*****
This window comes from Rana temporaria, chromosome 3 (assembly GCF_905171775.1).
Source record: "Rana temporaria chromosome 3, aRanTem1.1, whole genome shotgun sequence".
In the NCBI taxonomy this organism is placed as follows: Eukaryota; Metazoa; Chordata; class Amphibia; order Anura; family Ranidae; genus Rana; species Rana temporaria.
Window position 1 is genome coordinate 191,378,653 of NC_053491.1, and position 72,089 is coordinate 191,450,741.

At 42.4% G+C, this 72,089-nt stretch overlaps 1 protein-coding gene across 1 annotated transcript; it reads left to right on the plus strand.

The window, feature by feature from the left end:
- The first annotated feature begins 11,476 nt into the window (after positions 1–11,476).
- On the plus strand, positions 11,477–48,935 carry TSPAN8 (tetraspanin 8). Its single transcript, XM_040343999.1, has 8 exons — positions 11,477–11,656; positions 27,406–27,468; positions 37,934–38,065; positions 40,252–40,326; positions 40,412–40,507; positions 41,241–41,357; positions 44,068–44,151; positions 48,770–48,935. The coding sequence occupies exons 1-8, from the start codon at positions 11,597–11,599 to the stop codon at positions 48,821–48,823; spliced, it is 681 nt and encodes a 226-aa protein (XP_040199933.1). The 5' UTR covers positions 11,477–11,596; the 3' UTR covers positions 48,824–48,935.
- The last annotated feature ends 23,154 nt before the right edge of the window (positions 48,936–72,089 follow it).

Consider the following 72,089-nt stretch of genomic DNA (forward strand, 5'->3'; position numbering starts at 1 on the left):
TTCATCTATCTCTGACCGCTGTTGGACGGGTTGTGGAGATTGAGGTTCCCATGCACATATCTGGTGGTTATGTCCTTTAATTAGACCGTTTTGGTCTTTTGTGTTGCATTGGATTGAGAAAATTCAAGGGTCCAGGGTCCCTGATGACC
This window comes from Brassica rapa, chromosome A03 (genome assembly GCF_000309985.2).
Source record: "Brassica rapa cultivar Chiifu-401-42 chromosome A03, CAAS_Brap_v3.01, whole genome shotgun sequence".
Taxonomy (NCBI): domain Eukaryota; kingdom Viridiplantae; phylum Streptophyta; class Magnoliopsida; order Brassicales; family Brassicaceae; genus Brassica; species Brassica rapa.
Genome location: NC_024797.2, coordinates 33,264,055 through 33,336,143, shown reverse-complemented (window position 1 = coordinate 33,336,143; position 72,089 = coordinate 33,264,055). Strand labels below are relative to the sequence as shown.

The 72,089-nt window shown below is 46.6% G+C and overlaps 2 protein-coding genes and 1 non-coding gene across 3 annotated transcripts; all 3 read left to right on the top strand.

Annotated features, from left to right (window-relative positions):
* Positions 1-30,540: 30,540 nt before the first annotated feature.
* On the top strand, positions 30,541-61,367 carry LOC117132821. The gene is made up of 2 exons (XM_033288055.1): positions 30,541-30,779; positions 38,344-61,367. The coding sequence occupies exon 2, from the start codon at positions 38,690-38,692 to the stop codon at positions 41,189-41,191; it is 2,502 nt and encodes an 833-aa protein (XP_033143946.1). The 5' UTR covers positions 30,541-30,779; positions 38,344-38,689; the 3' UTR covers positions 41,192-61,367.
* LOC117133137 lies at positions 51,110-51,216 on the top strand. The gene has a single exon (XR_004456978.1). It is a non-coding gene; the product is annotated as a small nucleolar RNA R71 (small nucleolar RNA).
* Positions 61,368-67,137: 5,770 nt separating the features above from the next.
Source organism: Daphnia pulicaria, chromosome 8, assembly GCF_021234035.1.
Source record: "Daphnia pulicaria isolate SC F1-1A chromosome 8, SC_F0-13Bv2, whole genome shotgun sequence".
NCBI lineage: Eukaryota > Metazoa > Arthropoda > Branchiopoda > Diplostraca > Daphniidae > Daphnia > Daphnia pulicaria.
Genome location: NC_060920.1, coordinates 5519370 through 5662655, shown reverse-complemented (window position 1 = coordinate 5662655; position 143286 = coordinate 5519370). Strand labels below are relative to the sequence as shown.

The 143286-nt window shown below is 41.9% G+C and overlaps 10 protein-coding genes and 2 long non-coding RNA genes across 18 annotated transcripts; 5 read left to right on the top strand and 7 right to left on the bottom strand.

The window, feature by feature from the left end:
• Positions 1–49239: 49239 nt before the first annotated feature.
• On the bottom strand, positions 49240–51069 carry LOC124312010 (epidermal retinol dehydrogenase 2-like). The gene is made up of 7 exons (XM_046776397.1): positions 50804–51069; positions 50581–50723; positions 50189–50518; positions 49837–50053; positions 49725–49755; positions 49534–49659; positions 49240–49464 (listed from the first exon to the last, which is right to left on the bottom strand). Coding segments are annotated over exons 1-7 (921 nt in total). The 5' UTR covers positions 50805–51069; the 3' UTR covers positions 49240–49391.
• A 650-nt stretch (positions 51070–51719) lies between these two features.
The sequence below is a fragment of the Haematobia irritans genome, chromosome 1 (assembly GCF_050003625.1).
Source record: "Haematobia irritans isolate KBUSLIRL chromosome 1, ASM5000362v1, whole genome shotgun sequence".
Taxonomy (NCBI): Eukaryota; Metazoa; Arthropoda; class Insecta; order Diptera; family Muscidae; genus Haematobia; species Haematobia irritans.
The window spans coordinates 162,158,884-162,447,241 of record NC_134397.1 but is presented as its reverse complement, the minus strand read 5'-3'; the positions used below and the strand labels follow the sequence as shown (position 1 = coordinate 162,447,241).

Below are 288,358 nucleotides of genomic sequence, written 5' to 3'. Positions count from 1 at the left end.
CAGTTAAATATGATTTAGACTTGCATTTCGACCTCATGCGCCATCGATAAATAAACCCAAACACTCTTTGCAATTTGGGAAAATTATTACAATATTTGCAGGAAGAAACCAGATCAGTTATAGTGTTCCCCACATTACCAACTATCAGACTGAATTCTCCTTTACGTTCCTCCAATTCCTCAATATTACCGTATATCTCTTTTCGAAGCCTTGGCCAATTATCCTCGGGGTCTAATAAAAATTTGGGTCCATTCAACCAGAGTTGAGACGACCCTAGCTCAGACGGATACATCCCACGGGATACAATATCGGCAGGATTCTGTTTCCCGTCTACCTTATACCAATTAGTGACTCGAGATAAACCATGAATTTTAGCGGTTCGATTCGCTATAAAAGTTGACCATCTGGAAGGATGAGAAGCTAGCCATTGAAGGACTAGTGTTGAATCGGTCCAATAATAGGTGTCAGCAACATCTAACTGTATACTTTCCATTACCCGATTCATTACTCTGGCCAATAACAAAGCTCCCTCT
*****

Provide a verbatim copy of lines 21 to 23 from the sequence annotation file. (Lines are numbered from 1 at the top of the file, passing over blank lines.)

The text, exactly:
* Positions 61,368-67,137: 5,770 nt separating the features above from the next.
Source organism: Daphnia pulicaria, chromosome 8, assembly GCF_021234035.1.
Source record: "Daphnia pulicaria isolate SC F1-1A chromosome 8, SC_F0-13Bv2, whole genome shotgun sequence".